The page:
Hook: For the most part, I eat what I want, when I want. But I do that applying the knowledge I have from all the years of being an athlete and keeping my body in tune. It’s not like I’m just eating like McDonald’s every meal. I just kind of listen to my body and eat when my body says I’m hungry.
I have a fast metabolism. It’s very difficult for me to put weight on. So I’ll eat meals late at night. Lately, I’ve been having calorie-dense meals late at night to try to get more weight on.
I’ve never had that particular problem.
It’s just eating a lot of steak and rice. Tons of steak and rice late at night.
What about training?
Six days a week, I’m in the weight room. lifting cardio I’m in there for a few hours. It’s my favorite part of the day. It’s therapeutic for me. It’s difficult with travel sometimes but I also try and get in the ring two days a week.
I train mostly with a bodybuilding psychology. I base my workouts off of what I’m seeing in the mirror. Like Arnold said one time, you can carve yourself out of stone. If you know how to pinpoint spots that you want to hit and build up, then you can start to develop a certain aesthetic and look for yourself.
Before becoming a wrestler, you were on a lacrosse scholarship. Is there anything you learned during that time that informed your wrestling today?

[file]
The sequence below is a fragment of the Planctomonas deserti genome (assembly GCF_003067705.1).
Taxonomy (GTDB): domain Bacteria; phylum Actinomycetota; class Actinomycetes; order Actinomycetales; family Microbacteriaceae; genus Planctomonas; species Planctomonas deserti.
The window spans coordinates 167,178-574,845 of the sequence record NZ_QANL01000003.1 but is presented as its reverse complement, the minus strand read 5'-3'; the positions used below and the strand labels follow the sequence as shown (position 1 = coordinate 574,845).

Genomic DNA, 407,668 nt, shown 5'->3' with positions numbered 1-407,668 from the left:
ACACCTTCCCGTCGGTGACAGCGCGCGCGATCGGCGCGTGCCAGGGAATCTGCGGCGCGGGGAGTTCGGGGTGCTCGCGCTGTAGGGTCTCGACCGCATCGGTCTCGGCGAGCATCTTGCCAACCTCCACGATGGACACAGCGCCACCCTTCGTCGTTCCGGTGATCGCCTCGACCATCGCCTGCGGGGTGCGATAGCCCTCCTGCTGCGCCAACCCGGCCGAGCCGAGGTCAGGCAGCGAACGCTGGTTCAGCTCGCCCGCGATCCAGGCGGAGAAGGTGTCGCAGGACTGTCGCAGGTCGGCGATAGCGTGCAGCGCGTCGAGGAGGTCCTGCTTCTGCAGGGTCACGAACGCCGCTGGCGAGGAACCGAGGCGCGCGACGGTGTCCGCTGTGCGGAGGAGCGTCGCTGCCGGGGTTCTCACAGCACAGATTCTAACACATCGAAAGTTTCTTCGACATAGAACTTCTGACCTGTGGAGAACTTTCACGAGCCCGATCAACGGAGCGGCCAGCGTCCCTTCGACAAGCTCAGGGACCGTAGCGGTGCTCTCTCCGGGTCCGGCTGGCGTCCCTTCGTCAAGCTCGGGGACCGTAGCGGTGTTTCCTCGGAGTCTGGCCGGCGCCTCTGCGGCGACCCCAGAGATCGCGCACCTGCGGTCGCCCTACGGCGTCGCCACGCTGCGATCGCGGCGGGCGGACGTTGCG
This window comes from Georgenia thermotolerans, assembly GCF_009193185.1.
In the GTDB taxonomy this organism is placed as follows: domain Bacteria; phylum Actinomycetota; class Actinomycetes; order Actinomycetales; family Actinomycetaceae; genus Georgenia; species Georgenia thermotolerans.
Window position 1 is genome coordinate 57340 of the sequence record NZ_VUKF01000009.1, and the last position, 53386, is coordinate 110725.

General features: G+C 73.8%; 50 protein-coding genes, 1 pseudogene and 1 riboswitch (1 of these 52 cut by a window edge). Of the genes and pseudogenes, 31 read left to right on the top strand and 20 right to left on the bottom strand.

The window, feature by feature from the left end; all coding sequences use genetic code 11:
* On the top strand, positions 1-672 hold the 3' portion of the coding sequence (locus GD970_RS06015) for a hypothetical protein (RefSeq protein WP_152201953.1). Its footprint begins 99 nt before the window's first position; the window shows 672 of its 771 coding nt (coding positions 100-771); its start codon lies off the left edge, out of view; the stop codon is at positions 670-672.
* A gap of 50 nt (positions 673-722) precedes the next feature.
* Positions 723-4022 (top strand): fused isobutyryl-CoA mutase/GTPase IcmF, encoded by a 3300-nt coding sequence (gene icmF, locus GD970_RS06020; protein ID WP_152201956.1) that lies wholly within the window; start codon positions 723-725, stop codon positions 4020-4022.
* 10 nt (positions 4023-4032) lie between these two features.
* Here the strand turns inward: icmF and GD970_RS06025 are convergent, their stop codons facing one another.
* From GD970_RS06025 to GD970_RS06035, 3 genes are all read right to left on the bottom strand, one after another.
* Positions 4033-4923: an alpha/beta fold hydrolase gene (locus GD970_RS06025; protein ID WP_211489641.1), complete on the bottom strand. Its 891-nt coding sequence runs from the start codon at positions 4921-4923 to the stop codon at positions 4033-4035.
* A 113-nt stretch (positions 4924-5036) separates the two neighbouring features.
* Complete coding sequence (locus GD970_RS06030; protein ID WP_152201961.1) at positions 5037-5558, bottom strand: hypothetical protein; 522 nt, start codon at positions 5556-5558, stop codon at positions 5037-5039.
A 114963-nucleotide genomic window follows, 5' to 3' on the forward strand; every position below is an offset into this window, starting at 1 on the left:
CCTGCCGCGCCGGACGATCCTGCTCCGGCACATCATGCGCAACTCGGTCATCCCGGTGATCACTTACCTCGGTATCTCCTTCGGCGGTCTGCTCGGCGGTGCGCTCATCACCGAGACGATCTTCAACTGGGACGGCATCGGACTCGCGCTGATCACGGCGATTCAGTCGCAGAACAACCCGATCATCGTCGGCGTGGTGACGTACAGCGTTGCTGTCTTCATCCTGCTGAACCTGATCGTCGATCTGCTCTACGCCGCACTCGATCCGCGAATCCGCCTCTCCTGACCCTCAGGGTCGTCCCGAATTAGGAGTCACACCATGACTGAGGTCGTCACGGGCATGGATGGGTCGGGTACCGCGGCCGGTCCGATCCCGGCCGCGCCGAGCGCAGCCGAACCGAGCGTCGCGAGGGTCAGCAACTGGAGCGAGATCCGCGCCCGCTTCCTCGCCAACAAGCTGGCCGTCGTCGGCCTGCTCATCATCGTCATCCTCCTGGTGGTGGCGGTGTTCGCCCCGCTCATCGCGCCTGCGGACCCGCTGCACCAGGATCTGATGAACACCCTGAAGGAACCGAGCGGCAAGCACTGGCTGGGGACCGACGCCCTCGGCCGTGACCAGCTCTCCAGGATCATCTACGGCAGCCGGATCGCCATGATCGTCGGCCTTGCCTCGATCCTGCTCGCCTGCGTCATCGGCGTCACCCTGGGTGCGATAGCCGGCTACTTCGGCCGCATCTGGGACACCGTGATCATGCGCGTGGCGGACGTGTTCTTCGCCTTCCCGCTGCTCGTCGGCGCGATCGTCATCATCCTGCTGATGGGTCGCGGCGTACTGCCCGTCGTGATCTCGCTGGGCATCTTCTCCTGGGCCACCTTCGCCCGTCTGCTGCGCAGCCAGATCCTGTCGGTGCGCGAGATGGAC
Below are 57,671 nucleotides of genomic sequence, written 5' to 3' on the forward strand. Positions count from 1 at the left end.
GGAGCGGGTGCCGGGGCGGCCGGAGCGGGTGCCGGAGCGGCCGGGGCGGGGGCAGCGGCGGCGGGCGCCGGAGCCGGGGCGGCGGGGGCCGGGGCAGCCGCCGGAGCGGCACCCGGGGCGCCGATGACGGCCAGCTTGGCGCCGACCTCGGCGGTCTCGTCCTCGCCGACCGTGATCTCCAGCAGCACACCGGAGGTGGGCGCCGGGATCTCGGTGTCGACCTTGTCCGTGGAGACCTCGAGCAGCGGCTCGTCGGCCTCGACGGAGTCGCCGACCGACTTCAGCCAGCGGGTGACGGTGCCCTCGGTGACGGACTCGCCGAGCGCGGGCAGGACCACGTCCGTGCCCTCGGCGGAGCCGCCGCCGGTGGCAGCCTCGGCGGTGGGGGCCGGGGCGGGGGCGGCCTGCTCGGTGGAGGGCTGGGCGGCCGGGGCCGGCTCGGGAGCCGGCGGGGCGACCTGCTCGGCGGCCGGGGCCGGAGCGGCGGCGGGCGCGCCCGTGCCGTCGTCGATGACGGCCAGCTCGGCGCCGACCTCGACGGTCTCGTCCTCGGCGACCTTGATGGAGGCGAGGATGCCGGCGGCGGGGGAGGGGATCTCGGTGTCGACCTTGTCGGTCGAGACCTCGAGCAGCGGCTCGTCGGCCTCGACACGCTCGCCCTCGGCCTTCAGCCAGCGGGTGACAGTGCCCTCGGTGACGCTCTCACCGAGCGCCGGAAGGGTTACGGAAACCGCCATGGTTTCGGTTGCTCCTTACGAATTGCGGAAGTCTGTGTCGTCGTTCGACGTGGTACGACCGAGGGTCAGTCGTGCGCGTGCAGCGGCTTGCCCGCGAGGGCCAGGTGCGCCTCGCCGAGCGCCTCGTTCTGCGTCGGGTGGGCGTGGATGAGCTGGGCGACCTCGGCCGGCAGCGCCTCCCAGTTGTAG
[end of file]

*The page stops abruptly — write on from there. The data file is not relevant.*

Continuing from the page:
When I was in high school I started working with a private trainer and nutritionist. And they helped me immensely, teaching me the foundations of taking care of my body and getting in shape. They’d have me write out a daily meal log. They’d make sure I was getting enough calories in every meal, getting a proper balance of my macros, and making sure I was getting the right amount of meals every day to optimize my training. It was trying to stay informed about how all the stuff I put in my body helped my body develop. I don’t work with a trainer or nutritionist right now, but that’s because I spent years knowing what works for me. I know when I need to push or when I need to pull back.
You’ve been nicknamed “The Handsome Devil” in a business where people are paid to look good without a shirt. Does that keep you motivated to train?
I’m aware. But I’ve always had a passion for the gym and keeping myself in the shape that I want to be in. There haven’t been big changes for me now that I’ve been on TV.
Aside from the fact that your dad has had such a successful career with it, what drew you to the wrestling business? Why was this the thing you wanted to do?
I love all forms of creativity. I think in life you get a chance to design yourself. And once I realized how much creativity is applied in the world of pro wrestling, I felt I could really bring all my biggest passions together. Being an athlete, being a fighter, and being a creator. And, you know, kind of hybrid of both of those things.
You’ve quickly built a pretty intense connection with pro wrestling fans. How has that felt for you?
I still struggled to put it into words. It was such a surreal feeling. With all the hype that was built up before the debut, I definitely felt an intense amount of pressure. But I’ve been an athlete my entire life. I’ve had to deal with pressure before. So I didn’t feel scared. I felt ready to attack.
I want to be the AEW world champion. That’s it. That’s the goal. But outside of wrestling, I plan to delve into some other markets—design or artistic directing I also want to look at acting and modeling.